Tips for your Pikes Peak Hike
If you are visiting from a lower elevation or sea level, take Colorado altitude seriously. Allow yourself plenty of time to acclimatize before your climb. Do some warmup hikes to get your body used to the elevation, and move slowly!
High country weather changes quickly and often, and your trip planning should account for this. Bring plenty of clothing layers that can address your needs in both very cold and very hot temperatures, as well as the common afternoon rain shower.
If there are any signs of lightning or an encroaching thunderstorm, do not push for the summit. Leave early in the morning. Depending on your pace and fitness, you’ll avoid both midday heat and afternoon storms.
The importance of drinking plenty of water cannot be overstated. Your body will be dealing with physical exertion and altitude, and staying hydrated is key to mitigating the potential adverse effects of both. There is no potable water on Pikes Peak, so be sure to bring a purifying system to refill your bottles along the way.
No matter how you choose to hike Pikes Peak, you will be putting in a considerable amount of effort. Your body will need the energy to keep up! High protein snacks like bars or jerky are excellent snacks, but also pack a lunch for halfway through the day. Sugary snacks are great for the quick jolt when you need them, but do not rely on sugar to get you to the top.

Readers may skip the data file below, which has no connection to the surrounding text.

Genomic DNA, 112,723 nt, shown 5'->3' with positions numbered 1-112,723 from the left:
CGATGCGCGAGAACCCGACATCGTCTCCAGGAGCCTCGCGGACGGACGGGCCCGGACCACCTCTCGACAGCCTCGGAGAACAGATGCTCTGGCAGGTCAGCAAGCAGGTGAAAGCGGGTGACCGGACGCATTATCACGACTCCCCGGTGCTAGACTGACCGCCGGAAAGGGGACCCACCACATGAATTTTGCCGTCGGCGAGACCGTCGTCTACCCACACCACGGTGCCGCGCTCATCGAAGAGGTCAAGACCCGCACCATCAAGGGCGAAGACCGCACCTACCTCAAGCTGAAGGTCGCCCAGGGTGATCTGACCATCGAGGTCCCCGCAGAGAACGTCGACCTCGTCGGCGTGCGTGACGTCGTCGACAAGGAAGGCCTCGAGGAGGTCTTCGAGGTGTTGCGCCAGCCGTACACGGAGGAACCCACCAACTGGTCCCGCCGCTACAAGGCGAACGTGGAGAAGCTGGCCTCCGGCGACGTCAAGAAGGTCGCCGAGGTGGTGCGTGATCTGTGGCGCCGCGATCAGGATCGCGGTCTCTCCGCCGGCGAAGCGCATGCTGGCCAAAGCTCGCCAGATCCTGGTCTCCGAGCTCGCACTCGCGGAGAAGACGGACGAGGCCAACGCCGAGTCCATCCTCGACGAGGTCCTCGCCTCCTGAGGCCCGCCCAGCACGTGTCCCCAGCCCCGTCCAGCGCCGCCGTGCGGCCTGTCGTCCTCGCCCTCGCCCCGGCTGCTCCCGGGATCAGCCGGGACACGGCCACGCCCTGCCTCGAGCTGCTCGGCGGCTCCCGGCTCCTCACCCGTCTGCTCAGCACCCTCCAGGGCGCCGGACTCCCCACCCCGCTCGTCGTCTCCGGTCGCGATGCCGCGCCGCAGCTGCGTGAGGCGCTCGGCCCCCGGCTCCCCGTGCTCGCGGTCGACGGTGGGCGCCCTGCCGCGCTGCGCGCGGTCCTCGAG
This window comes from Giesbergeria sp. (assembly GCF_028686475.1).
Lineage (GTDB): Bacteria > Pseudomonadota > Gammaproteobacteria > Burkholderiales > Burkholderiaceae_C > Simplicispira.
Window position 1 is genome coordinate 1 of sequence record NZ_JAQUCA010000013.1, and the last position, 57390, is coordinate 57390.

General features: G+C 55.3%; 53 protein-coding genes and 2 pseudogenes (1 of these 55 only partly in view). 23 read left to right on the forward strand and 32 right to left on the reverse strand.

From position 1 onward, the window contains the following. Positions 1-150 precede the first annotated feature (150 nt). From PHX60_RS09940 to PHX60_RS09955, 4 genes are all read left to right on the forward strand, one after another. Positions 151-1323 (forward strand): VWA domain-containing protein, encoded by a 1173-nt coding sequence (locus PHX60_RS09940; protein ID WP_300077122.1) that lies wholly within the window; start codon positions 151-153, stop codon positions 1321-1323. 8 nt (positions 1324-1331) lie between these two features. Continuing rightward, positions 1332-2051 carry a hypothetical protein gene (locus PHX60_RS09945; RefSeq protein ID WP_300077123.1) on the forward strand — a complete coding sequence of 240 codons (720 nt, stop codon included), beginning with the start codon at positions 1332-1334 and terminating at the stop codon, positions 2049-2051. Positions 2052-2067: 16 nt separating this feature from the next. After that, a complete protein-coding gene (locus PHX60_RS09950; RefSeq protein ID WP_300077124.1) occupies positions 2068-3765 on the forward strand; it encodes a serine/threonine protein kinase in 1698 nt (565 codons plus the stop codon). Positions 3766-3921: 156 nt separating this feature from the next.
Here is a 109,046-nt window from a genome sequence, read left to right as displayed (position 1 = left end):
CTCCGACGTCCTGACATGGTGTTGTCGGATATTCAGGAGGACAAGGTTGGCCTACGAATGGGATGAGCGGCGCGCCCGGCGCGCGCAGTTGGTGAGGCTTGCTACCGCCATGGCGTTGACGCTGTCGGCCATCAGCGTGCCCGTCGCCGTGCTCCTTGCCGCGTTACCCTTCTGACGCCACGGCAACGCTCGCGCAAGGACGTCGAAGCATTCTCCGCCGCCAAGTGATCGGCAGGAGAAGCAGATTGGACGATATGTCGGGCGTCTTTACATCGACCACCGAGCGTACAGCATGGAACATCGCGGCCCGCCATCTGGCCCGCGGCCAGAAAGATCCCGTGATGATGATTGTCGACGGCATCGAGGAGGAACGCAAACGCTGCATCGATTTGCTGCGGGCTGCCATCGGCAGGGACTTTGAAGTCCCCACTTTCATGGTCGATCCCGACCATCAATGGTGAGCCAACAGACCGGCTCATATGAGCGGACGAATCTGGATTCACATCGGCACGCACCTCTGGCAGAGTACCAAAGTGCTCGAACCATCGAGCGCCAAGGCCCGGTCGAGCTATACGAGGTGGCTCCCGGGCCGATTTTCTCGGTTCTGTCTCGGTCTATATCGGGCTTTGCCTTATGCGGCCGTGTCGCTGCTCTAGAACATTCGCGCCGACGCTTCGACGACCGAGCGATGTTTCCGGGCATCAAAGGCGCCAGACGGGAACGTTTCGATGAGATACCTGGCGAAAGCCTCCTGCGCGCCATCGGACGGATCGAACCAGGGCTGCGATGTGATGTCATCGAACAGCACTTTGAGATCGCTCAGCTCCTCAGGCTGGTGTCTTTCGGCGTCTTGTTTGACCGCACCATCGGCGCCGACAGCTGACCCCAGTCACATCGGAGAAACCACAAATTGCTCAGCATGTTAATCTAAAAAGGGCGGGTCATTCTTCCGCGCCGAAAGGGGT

Anytime you approach objectives in the mountains, it is crucial to do so with a realistic mindset. If hiking Pikes Peak seems a bit out of reach this visit, enjoy a trip to the summit on the cog railroad or Pikes Peak Highway. Everyone on top gets to enjoy the same sweeping Rocky Mountain panorama, no matter how they got there!
There are plenty of other opportunities nearby to scratch your hiking itch, including with a professional guide with our guided hiking tours in Colorado Springs. From nature walks to summit bids, we guarantee that there is a hike on Colorado’s Front Range for every adventurer. No matter where you choose to explore, the Rocky Mountains are sure to impress.